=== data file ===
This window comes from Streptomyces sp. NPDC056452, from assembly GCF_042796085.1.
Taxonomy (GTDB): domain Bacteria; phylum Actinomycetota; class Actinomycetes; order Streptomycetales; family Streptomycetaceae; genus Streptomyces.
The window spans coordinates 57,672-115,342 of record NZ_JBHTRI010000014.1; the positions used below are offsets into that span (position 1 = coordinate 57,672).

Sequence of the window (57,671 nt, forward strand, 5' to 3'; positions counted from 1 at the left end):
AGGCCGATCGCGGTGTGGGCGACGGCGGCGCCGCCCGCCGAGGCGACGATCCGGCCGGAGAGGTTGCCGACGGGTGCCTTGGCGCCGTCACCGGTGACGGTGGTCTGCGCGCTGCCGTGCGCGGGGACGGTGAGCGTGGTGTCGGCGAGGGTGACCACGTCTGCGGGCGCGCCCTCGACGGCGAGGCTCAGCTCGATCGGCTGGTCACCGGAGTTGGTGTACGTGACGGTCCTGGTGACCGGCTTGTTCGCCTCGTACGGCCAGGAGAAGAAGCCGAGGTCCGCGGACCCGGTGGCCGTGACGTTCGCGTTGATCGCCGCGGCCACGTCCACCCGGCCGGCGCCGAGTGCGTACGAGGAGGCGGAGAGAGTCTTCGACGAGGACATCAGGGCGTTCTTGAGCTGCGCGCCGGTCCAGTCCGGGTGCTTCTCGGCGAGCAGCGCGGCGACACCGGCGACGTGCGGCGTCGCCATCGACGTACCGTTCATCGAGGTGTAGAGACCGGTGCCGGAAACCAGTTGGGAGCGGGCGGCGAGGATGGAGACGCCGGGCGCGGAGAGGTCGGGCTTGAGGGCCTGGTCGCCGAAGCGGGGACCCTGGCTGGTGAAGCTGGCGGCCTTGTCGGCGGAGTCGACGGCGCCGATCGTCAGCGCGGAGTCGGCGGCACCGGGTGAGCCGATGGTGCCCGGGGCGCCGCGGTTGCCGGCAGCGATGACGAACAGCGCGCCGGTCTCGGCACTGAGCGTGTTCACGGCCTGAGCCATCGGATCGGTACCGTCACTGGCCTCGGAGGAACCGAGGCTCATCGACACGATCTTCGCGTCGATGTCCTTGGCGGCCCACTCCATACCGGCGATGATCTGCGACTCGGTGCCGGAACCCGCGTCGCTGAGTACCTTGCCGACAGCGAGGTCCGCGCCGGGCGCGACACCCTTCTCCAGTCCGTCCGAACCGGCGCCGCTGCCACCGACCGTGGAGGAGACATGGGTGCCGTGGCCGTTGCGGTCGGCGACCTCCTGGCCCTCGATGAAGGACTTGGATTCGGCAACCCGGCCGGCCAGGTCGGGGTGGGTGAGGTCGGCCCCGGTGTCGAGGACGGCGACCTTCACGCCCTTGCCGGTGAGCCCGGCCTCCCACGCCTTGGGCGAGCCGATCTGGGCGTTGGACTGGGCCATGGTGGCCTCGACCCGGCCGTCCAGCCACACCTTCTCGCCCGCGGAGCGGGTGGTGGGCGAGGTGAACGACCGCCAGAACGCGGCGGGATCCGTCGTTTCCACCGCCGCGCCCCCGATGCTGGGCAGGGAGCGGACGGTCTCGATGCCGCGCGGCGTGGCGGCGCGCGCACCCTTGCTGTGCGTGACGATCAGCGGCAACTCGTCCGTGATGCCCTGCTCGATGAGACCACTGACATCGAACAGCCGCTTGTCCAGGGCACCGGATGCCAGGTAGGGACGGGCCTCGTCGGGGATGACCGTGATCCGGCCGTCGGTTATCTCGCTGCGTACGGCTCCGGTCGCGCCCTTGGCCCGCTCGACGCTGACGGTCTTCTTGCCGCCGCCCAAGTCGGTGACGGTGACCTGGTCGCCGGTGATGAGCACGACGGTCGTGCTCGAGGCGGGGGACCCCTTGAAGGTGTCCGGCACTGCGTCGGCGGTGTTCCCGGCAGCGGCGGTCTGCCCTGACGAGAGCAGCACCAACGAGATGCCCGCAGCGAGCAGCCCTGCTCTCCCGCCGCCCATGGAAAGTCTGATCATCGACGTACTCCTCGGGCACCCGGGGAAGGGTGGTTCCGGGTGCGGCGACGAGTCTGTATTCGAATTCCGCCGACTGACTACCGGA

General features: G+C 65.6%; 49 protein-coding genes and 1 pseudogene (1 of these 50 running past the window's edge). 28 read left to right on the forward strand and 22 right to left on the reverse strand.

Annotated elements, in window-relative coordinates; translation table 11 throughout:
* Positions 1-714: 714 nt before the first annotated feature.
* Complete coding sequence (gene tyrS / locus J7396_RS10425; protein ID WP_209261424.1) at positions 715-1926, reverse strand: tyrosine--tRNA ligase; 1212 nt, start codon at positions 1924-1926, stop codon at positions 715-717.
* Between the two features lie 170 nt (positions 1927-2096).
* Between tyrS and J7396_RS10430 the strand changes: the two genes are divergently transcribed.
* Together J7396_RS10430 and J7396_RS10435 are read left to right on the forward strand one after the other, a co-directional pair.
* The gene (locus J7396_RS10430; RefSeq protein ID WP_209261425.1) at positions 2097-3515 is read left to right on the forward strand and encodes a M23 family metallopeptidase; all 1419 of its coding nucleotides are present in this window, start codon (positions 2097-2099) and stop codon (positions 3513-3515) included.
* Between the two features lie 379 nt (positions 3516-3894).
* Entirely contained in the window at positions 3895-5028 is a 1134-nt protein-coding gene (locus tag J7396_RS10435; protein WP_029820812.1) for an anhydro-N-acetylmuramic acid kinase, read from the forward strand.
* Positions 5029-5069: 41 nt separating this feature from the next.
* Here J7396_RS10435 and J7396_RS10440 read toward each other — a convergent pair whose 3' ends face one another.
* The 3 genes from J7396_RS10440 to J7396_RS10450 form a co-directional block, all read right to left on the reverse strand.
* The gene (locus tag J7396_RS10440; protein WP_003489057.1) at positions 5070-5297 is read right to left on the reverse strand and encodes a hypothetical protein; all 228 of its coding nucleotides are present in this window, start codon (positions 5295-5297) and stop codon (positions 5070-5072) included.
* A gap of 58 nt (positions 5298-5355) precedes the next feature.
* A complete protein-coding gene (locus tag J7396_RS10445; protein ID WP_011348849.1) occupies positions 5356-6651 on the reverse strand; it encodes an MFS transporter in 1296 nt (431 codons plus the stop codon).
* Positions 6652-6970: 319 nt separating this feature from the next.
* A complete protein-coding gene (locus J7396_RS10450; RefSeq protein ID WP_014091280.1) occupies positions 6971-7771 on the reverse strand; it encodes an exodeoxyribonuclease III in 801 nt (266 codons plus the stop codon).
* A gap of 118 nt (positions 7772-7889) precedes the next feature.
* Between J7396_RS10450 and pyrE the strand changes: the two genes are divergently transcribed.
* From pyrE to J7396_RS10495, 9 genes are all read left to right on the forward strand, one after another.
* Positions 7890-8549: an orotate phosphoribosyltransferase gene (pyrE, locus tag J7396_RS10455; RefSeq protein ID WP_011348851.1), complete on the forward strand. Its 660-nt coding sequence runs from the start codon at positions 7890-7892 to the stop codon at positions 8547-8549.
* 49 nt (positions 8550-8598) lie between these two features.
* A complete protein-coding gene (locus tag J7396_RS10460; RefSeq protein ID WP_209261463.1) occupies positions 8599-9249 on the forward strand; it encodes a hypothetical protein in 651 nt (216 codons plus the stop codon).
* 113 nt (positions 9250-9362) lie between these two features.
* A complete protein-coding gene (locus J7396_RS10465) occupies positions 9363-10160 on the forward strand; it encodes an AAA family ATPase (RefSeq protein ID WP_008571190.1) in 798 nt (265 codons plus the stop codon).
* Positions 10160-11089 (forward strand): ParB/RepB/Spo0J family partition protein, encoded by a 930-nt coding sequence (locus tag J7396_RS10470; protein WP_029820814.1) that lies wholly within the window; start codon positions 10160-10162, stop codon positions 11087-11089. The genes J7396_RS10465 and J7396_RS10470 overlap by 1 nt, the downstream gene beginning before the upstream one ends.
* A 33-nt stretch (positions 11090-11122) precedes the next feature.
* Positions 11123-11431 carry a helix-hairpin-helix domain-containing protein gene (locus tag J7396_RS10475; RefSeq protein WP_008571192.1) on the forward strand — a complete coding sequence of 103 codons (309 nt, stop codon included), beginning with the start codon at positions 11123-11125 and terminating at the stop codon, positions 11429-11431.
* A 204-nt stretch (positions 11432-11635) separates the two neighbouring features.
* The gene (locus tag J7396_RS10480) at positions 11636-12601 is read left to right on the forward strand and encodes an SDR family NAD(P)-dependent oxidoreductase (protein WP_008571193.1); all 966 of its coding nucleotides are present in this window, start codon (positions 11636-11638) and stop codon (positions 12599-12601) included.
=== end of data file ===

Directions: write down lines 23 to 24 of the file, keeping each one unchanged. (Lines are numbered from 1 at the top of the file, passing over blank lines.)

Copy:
* A complete protein-coding gene (locus J7396_RS10450; RefSeq protein ID WP_014091280.1) occupies positions 6971-7771 on the reverse strand; it encodes an exodeoxyribonuclease III in 801 nt (266 codons plus the stop codon).
* A gap of 118 nt (positions 7772-7889) precedes the next feature.